At present, the theory is that the satellite's booster motors didn't fire when it separated from the rocket — putting maker Northrop Grumman on the hot seat.

A SpaceX Falcon 9 rocket that launched from Cape Canaveral Air Force Station in Florida on Jan. 7 carried a secret satellite, codenamed Zuma. The Falcon 9 launch was successful, but the satellite suffered a failure and fell back to Earth. (Craig Bailey/Florida Today via Associated Press)
And SpaceX's new rocket, the Falcon Heavy, is finally on a launchpad at the Kennedy Space Center in Florida. The most powerful rocket ever built by the company, it's supposed to be the vehicle that will ultimately propel astronauts to Mars and beyond.

The Falcon Heavy's first test flight will come later this winter.

The payload, however, is no secret.

In a December tweet, Musk announced that it will be his "midnight cherry Tesla Roadster," with the stereo playing David Bowie's Space Oddity.

Musk's Dec. 22, 2017, post says the payload for the test flight of the Falcon Heavy rocket will be a Tesla Roadster with the sound system playing Space Oddity. (Instagram)

Stalling Stalin

It is the kind of publicity that you can't buy.

The Kremlin has cancelled the Russian premiere of The Death of Stalin, a dark comedy by British director Armando Iannucci.

A poster for Armando Iannucci's film, The Death of Stalin. 'It's a despicable film,' says Nadezhda Usmanova, head of the Russian Military Historical Society's department of information. (Mary Turner/Reuters)
According to a report today by the TASS news agency, a private screening of the movie for Russian lawmakers and historians resulted in a multitude of complaints, and the culture ministry has now pulled a licence that it had previously granted for a general release.

"It's a despicable film," Nadezhda Usmanova, head of the Russian Military Historical Society's department of information, which helped organize the screening, told Reuters.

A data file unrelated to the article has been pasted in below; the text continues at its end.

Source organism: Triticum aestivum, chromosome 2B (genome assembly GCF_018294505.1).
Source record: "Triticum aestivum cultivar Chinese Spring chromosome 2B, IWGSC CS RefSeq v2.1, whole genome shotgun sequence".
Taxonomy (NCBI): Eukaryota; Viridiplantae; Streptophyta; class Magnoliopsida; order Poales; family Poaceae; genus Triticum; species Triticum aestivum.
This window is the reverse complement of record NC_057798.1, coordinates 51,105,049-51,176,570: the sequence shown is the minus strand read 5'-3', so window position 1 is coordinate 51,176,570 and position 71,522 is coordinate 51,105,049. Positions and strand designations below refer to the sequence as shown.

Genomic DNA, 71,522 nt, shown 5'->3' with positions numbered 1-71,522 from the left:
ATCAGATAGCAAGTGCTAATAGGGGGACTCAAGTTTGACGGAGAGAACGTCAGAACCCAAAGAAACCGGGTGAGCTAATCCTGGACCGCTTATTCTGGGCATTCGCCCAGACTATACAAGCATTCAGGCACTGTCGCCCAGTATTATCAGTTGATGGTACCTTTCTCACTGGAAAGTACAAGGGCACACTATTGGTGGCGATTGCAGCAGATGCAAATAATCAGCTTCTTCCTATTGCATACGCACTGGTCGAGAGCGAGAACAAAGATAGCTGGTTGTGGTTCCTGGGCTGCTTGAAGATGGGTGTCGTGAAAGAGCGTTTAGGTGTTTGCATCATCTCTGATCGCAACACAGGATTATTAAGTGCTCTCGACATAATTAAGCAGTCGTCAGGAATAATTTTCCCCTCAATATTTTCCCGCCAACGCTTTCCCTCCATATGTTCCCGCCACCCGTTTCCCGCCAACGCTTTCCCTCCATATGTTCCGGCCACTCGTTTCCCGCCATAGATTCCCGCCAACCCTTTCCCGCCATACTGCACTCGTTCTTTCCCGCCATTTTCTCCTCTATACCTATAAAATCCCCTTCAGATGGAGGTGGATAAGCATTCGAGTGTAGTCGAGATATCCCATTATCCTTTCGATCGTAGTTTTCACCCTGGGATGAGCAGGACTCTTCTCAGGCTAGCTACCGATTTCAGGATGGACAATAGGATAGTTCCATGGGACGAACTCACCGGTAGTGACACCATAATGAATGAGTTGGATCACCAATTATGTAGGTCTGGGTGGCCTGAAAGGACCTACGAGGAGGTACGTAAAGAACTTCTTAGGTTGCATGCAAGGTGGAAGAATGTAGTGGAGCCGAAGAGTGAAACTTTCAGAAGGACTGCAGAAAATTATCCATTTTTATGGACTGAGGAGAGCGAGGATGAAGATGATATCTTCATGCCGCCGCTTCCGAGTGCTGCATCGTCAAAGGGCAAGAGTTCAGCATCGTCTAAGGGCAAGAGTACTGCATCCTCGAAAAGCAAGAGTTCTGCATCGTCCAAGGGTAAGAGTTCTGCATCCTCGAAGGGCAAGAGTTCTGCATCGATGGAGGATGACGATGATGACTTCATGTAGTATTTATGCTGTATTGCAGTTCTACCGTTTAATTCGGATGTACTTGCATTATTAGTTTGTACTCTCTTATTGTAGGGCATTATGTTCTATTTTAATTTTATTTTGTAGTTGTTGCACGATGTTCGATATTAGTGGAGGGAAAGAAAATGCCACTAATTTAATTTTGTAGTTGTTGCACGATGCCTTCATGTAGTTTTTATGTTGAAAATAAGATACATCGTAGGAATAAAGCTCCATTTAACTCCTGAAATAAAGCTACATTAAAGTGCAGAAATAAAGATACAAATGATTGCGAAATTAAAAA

"It's a bad film, it's a boring film, and it's vile, repugnant and insulting."

Demonstrators near the Kremlin wear bandages during a protest against the state control of mass media in June 2006. Since then, government restrictions on what Russians watch and read have steadily expanded under Vladimir Putin's rule. (Denis Sinyakov/AFP/Getty Images)
It marks the second time in a week that Russia's Culture Ministry has halted distribution of a foreign flick.

The exhibition licence for Paddington 2, the family friendly update on the adventures of Britain's second-most-famous anthropomorphic bear, was revoked on Jan. 17, one day before the film was to be released across the country.

In that case, Russian authorities were trying to push back the premier until early February to help drive audiences to a domestic movie, Skif [Scythian], an action/fantasy film about 9th century Eurasian nomads. They quickly relented in the face of Hollywood pressure and complaints from cinema owners, and the bear movie debuted on Jan. 20.

Russian censors revoked the exhibition licence for 'Paddington 2,' but relented after Hollywood pressure and complaints from cinema owners, and the film debuted in Russia on Saturday. (Valerie Macon/AFP/Getty Images)
Government restrictions on what Russians watch and read have steadily expanded over the course of Vladimir Putin's 17-year rule, with the blocking or banning of independent or foreign content.

The government instead favours films, books and theatre productions that promote what it describes as patriotic "Russian values," like a strong state and a socially conservative worldview.

Culture Minister Vladimir Medinsky, a former member of the Presidential Commission Against the Falsification of History, has been at the forefront of these efforts.

Russian President Vladimir Putin, centre, meets with Russian Culture Minister Vladimir Medinsky, left, Russian Director General of the State Bolshoi Theatre Vladimir Urin in February 2017. (Michael Klimentyev/AFP/Getty Images)